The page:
To Friend or Not to Friend

The difficult decision of clicking a button.

To Friend or Not to Friend

By: Cristin Lowe

It’s no big secret that a breakup results in a division of friends along with the furniture.  But what happens with your Facebook “friends” post-separation?  Is “unfriending” your ex and his or her friends the right thing to do after the end of a relationship goes public?

I’ve been unfriended by my brother-in-law’s ex after they broke up.  Twice.  I can’t say I regretted it (or even noticed exactly when it happened, if I’m being honest), and there was a guilty sense of relief that I no longer had to take a side.  After all, it didn’t matter that she was a lovely person and we might have been friends had she never been in a relationship with my brother-in-law because let’s face it: we both knew my loyalty lay with him.  And that unspoken loyalty ended a friendship that never really existed outside of occasional text messages, the Holidays, and, of course, Facebook.

I’ve also chosen not to friend another friend’s significant other simply because I was pretty confident that relationship wasn’t going to be of the “always and forever, ‘til death do us part” variety.  To date, they’ve proven me wrong, but I still have enough doubt that there is no way I am going to take the initiative to reach out and friend him.  Thankfully, he doesn’t strike me as the assertive type, so I think I’m safe from having to ignore his friend request.  Crossing my fingers.

Years ago, before I began dating my now-husband, I got to personally experience the awkwardness of dividing up friends after a breakup.  Luckily for me, at that time he didn’t know what Facebook was, so other than his extremely angry and bitter sister unfriending me over the breakup, it never really became an issue.  At the same time, it’s always struck me as a little odd knowing that through our numerous remaining Facebook friends-in-common, we could keep tabs on each other despite not having spoken in years.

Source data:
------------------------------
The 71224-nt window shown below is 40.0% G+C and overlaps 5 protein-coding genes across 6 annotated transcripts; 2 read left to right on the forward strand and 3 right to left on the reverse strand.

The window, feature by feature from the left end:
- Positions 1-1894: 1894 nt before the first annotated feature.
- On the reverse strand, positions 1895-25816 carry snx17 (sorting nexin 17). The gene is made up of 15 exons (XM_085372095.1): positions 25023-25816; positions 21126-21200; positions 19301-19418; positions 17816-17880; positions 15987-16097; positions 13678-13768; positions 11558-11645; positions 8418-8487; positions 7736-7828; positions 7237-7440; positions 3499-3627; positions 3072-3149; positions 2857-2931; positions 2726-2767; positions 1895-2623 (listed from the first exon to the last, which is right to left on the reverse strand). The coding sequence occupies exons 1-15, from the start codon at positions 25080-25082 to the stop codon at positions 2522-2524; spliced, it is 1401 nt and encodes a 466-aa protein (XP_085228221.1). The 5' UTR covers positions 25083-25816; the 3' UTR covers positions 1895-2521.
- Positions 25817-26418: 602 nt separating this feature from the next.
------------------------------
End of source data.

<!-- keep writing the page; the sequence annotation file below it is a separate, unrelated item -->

Some people remain Facebook friends with their ex in order to continue “spying” on him or her.  Or else they task their friends to keep up to date on the latest happenings with the “other side.”  Does she have a new boyfriend?  Does he look happy?  Is she sharing personal divorce details with her friend community?  Has he changed his status to “single” yet?  The list goes on and on.  If you are in the silent guilty majority of people who engage in this behavior, just remember that so long as you’re focusing on the other person, you’re not going to be able to move forward with your life.

Others take the opposite stance.  They fill their Facebook page with pictures of their glamorous new lives filled with freedom.  Their status updates are full of breezy comments about how great things are going and how happy they are.  Often times these comments and pictures refer to a new significant other.  Instead of being the jealous parties, they are doing everything they can to make the other side jealous.  Unfortunately, just like the other group of individuals, they also remain focused on the past, not the present or future.

You need to be brutally honest with yourself.  If you can’t resist the temptation to spy or listen to your friends share information about the ex, that’s a clear sign you need to hit that unfriend button and give your real friends strict instructions not to give you updates by proxy.  Make sure that you keep your own posts appropriate.  By appropriate, I mean that if your ex was to print out your status update or comments, you wouldn’t be concerned if your words were shown to your divorce judge or your kids.  Encourage your friends not to post their feelings about your breakup on their own walls, just in case your children happen to come across those posts.

Regardless of what you choose with your Facebook friends after a breakup, remember that what matters is that you want to be fully in charge of your own virtual community.  You should get to the point where it doesn’t matter whether you or your friends unfriend the other side.  After all, the point of ending a relationship is to move on, right?

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One Response to To Friend or Not to Friend

  1. Hi, great post. I agree in your post. I like your idea in sharing this with us. Thank you.

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